The James P. Beckwourth Mountain Club was named after a famous biracial African American, James Pierson Beckwourth. He was a true legend of the West.
He was born in 1798 in Fredericksburg County, Virginia, to a white plantation owner and one of his African American female slaves. They moved to Missouri when Jim was about six years old, because they wanted to stay together, and it was easier at that time to do that there than it was in Virginia. Beckwourth was raised in Missouri. He was taught to read, as were all of his siblings. He was apprenticed to a blacksmith so he would have a trade. Around 23 years of age he was fortunate enough to meet General William Ashley, who founded the Rocky Mountain Fur Trading Company. Beckwourth joined the company as a hunter, and over his long fascinating life he was, among other things, a frontiersman and an exceptional explorer. In 1850 he discovered a pass over the Sierra Nevada Mountains that would lead pioneers into the Sacramento Valley of California.
He also saved the life of General Zachary Taylor, who later became President of the United States. Beckwourth was also war chief of the Crow Indian nation. He was adopted into the tribe and he pretty much lived with the Crow for many years. He spoke a multitude of Native American dialects as well as being fluent in English, Spanish and French. He was also one of the co-founders of the city of Pueblo, Colorado.
Our organization named itself in honor of Jim Beckwourth because of his contributions to the West and also because he was a real trailblazer and adventurous guy. We like to think that we honor some of that spirit of adventure and his legacy in our organization.
Childhood Experiences and Turning Points in Nature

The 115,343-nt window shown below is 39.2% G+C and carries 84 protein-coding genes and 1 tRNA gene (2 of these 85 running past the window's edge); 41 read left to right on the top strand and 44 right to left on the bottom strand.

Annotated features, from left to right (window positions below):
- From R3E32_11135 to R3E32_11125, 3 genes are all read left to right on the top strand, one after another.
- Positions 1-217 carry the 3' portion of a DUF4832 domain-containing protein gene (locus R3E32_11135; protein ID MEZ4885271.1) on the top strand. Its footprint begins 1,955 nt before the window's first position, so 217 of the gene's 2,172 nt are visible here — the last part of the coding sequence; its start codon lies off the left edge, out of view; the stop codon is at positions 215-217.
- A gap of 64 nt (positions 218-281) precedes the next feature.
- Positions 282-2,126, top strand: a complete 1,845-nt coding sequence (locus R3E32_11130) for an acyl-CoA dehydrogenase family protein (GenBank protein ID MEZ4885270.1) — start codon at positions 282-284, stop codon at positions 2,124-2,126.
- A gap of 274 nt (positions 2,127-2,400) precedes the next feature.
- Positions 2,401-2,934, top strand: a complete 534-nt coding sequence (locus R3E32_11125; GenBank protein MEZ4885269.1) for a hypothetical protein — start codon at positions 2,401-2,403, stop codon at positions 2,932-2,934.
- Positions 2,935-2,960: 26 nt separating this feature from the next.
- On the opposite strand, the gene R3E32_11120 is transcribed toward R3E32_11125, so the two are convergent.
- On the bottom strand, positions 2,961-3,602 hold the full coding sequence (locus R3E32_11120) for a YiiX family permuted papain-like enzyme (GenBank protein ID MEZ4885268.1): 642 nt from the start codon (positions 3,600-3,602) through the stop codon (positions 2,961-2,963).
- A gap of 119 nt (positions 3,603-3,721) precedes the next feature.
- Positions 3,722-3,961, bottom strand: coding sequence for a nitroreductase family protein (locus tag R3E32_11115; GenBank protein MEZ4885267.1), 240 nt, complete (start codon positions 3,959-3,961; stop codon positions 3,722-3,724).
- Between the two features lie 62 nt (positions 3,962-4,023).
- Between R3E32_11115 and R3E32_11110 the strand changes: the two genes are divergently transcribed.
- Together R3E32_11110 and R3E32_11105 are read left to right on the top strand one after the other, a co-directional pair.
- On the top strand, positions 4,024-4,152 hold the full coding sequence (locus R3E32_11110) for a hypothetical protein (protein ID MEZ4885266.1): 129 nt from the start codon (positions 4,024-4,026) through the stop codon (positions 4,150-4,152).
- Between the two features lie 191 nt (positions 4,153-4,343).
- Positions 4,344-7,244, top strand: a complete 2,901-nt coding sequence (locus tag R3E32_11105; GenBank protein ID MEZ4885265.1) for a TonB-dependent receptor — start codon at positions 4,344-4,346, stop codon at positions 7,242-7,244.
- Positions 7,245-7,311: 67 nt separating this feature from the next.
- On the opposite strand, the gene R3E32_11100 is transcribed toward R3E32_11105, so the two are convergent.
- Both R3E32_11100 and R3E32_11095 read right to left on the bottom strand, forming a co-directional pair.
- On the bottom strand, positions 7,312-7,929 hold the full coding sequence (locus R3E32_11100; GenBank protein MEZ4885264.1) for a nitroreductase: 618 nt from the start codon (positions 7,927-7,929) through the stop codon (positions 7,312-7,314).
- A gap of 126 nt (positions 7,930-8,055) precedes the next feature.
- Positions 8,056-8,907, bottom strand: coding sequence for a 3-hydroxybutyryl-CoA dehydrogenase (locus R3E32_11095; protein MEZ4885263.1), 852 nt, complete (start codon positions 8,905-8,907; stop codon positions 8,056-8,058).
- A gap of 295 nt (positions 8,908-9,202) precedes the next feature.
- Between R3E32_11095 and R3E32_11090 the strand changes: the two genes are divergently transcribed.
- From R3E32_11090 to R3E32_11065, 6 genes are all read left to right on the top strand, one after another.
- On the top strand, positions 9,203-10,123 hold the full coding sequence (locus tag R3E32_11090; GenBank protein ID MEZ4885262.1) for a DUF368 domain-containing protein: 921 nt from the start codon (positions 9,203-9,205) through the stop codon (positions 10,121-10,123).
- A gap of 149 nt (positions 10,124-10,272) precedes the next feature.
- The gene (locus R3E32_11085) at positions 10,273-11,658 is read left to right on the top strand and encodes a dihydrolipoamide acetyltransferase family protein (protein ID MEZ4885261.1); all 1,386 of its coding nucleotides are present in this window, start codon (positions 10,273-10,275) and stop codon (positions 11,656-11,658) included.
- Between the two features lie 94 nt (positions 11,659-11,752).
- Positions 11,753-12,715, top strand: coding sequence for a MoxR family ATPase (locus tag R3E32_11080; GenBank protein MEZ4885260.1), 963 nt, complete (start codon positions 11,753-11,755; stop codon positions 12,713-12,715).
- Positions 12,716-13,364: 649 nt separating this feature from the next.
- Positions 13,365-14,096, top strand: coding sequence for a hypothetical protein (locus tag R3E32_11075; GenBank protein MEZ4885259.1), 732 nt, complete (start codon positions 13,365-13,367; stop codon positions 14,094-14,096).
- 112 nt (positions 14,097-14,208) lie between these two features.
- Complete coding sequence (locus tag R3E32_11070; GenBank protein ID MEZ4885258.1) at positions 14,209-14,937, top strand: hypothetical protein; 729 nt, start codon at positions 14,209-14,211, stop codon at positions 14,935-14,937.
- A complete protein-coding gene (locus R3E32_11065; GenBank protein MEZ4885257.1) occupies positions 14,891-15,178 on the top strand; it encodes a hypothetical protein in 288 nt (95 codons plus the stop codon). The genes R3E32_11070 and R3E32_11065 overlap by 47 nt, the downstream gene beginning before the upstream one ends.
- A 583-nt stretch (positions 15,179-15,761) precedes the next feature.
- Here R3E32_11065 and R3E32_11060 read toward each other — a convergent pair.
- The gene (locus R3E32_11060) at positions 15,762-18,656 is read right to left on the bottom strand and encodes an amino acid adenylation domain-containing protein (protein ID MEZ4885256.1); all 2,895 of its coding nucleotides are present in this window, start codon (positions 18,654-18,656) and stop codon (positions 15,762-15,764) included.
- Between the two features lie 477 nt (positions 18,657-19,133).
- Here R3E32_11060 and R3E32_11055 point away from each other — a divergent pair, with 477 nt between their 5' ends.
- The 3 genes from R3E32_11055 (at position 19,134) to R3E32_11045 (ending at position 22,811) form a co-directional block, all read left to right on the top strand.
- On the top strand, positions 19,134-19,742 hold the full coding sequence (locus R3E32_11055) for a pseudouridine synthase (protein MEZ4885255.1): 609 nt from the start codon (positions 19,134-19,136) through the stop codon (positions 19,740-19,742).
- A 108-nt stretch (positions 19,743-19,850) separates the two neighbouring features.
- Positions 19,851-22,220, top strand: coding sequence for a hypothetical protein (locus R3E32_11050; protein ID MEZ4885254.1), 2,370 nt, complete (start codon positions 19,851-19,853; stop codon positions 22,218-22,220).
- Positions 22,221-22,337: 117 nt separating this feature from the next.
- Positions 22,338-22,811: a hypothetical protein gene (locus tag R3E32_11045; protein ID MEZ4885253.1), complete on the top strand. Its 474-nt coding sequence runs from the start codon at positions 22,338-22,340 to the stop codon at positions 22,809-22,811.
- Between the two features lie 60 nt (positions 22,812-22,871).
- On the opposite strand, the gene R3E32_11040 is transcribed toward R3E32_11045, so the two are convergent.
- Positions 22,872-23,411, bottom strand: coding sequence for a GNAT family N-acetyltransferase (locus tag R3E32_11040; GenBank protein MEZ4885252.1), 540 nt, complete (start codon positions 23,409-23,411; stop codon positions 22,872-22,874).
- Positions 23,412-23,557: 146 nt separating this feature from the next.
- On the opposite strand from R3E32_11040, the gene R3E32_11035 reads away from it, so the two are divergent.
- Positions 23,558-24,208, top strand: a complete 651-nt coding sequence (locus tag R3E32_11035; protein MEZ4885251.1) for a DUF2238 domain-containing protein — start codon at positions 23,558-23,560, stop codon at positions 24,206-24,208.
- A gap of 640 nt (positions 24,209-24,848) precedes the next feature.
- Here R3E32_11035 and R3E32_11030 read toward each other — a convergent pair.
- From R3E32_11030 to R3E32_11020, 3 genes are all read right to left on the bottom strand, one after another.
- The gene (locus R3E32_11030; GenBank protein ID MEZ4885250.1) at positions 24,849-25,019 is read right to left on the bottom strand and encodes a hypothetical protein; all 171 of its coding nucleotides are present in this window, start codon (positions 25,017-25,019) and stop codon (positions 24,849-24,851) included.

I was born in Detroit, Michigan. My father’s side of the family was one of the original black families in Michigan. They founded the first Episcopal churches. My childhood was pretty unusual for African Americans at the time. My father was a doctor, and his father was a doctor and medical school professor, and education had gone on and been a tradition in my family for generations and generations. I guess you could say I had a very affluent childhood.
We had a house in Detroit where my father practiced medicine and proudly served inner city residents. He also had a home in Canada, across the river right on Lake Saint Clair. So I grew up canoeing, swimming and hunting in the summer. I fished and explored the woods around our home in Canada. My father had a boat and we got to water ski and do all of the traditional water sports. We would ice skate on the lake in the winter.
I grew up being a very athletic girl. I loved sports and the outdoors and being in the woods, immersed in nature. I loved being under the open night sky more than anything—it was good for the soul then, and it is good for the soul now.